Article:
On June 1 1892, the Chattolanee Springs Hotel, 13 miles from Baltimore, opened for the summer season and Fred Lax was among the musicians engaged for the season. The Hotel was a watering place and considered one of the most elegant and fashionable hotels of its day where wealthy Baltimore people brought their families to spend the summer months. However, the following month Lax was offered an appointment of a different kind. He became the musical director at Harris’s Academy of Music in Baltimore, his duties including teaching and conducting the orchestra. On August 22 the Academy, newly painted and decorated, with new electric lighting, opened for the season and Fred provided the orchestral concert for the occasion. He played his solo The Witches’ Dance and conducted a selection from Rigoletto (Verdi) introducing solos and cadenzas for all the principal instruments of the orchestra.  In September the Music Academy presented a melodrama by A. Y. Pearson, The Fire Patrol, featuring a genuine fire patrol wagon and horses with entr’acte music given by the Academy orchestra. Fred conducted and took the opportunity to introduce an overture new to America, Bonnisseau’s Overture Apollo and one of his own new works, Patrol of the Rhine. Apart from his usual duties for the Academy and the Fifth Regiment Band Lax ended the year with a few appearances at Benefit Concerts, mainly for the National League of Musicians.


The summer season of 1893 was quite different from that of the previous year. Excursionists were carried from Baltimore to the resort of Bay Ridge on the steamer, Columbia and the Fifth Regiment Band under the direction of Fred Lax furnished music daily at the resort grounds and on the steamer. The rest of the year he spent fulfilling one or two local engagements which continued into the early months of 1894. There doesn’t seem to have been a summer season for him that year but the Academy of Music Orchestra kept him busy with more local events such as the opening of the Baltimore Casino on West Baltimore Street where they gave a series of operatic and popular concerts beginning on July 2.


What would appear to have been Fred’s last tour with a band came in the early months of 1895. At the end of February the Veteran Corps Band, under H. Pindell, left Baltimore for a tour through Pennsylvania, New Jersey and Ohio, taking along five soloists including Fred Lax. In Bridgeton (March 8) he seems to have rekindled something of his charismatic days with Gilmore. He was down to play his old faithful, The Witches’ Dance, but even before he had set foot on the platform The Bridgeton Evening News was announcing his arrival – “Tonight will include flute solos by Fred Lax, one of the greatest living flautists. His equal as a flute player has never been heard here.”[18] The band gave their concert at Moore’s Opera House appearing in bright and shining new military uniforms and the same reporter wasn’t disappointed writing, “The Veteran Corps Band fully sustained its reputation of being one of the best bands in the country. After the second number Mr Fred Lax, the world famous flute and flageolet soloist, gave a flute solo Witches’ Dance by Paganini which was a perfect revelation.”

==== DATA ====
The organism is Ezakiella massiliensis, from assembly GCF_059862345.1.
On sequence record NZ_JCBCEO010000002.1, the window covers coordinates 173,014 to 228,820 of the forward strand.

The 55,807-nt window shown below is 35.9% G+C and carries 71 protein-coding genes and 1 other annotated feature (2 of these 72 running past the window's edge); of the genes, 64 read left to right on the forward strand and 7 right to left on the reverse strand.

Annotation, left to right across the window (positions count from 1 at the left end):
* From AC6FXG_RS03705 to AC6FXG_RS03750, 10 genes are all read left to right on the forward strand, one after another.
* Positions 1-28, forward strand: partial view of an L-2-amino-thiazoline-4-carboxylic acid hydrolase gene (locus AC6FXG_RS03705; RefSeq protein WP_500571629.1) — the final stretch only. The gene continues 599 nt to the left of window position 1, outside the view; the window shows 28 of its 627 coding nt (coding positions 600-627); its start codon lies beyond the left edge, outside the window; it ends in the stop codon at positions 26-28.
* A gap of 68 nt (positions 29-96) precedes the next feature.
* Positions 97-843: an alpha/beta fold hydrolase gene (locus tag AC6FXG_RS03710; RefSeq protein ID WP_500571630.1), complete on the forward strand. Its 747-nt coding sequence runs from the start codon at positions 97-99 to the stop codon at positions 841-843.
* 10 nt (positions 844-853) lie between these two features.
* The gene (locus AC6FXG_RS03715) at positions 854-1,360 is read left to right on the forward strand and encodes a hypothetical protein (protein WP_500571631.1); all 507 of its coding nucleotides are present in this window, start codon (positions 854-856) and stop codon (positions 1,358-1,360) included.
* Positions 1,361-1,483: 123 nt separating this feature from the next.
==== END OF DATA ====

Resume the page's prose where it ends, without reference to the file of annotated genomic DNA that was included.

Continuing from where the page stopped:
In the closing years of the nineteenth century, Lax continued to appear at various local events either as soloist or conductor but there was something new about to happen in his career. Beginning in about 1898, P. J. Lammers of Baltimore began publishing Fred’s compositions and arrangements which appeared regularly over the next twelve years or so. It gave other players the chance of performing his works and kept the memory of his own performances alive. His pieces were played in parks, concert halls, hotels and churches among other venues, by all kinds of ensembles, well into the twentieth century. On Monday March 22 1926 Lanark School Band from Rockford directed by Leonard Wierson broadcast on WEBW a programme which included Lax’s arrangement of Santa Lucia for clarinet duet played by Fred Horner and James McGrath. If not the first, it was certainly one of the first broadcasts of Fred’s music.


On February 6 1930, Fred Lax died and was interred in Western Cemetery, Baltimore two days later. However, for many, his name lived on through his achievements in music. He was first and foremost a flute soloist with much technical skill and prowess. A decade after his death, John O’Ren, in a letter to the Baltimore Sun[19], offered a reminiscence of a performance once given by Lax with an orchestra. Fred’s cadenza came near to the end of a piece and he stood up to deliver it. He improvised as he went along. He played as he had never played before, taking it from key to key in endless variations. When he arrived back at the original key the conductor was ready to bring in the orchestra but Fred had other ideas. He set off on wilder and more incredible pyrotechnics avoiding the conclusion of his solo. After this had happened two or three times a colleague sitting next to him waited his opportunity to grab his coat tails and pull him into his seat. The conductor brought in the orchestra and one of Fred’s longest, most brilliant cadenzas ever improvised was brought to end.